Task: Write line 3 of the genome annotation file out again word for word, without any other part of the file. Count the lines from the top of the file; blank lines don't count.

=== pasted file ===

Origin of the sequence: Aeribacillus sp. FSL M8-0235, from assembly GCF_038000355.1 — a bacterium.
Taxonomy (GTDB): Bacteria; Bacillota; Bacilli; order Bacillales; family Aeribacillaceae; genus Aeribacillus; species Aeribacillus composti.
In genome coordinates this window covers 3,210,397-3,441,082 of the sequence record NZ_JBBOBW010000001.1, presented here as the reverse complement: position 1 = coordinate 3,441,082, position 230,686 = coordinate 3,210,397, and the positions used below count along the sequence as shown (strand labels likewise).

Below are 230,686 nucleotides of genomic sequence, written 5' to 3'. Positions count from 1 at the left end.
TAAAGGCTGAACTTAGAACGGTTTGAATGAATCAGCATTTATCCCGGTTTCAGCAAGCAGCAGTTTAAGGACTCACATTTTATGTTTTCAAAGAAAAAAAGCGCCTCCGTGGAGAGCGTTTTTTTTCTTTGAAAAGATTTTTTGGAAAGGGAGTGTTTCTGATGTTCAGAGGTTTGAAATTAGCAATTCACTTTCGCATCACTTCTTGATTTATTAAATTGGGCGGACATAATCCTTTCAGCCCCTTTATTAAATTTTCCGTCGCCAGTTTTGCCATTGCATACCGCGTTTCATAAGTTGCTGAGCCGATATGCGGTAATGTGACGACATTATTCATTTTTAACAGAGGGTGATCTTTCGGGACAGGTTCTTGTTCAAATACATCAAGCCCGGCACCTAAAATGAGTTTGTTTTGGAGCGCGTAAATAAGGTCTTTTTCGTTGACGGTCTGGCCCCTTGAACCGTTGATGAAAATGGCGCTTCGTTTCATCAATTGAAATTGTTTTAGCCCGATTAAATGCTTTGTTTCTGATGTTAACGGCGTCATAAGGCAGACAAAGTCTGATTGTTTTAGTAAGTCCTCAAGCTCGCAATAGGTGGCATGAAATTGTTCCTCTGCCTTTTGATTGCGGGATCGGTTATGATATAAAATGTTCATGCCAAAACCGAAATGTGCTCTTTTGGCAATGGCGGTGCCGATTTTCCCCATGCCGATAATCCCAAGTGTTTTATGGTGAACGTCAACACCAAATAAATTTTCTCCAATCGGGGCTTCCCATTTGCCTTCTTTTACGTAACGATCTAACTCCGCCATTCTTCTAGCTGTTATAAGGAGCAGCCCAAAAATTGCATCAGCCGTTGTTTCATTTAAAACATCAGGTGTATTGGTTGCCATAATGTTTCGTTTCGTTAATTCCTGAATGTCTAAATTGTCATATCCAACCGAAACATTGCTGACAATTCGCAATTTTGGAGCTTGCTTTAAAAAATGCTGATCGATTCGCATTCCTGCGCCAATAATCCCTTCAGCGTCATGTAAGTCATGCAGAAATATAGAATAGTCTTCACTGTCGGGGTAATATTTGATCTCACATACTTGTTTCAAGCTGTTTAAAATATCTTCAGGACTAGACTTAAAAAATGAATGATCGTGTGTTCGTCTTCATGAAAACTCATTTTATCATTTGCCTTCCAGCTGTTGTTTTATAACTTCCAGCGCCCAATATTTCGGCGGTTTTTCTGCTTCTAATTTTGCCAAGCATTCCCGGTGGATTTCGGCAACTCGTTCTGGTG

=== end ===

In genome coordinates this window covers 3,210,397-3,441,082 of the sequence record NZ_JBBOBW010000001.1, presented here as the reverse complement: position 1 = coordinate 3,441,082, position 230,686 = coordinate 3,210,397, and the positions used below count along the sequence as shown (strand labels likewise).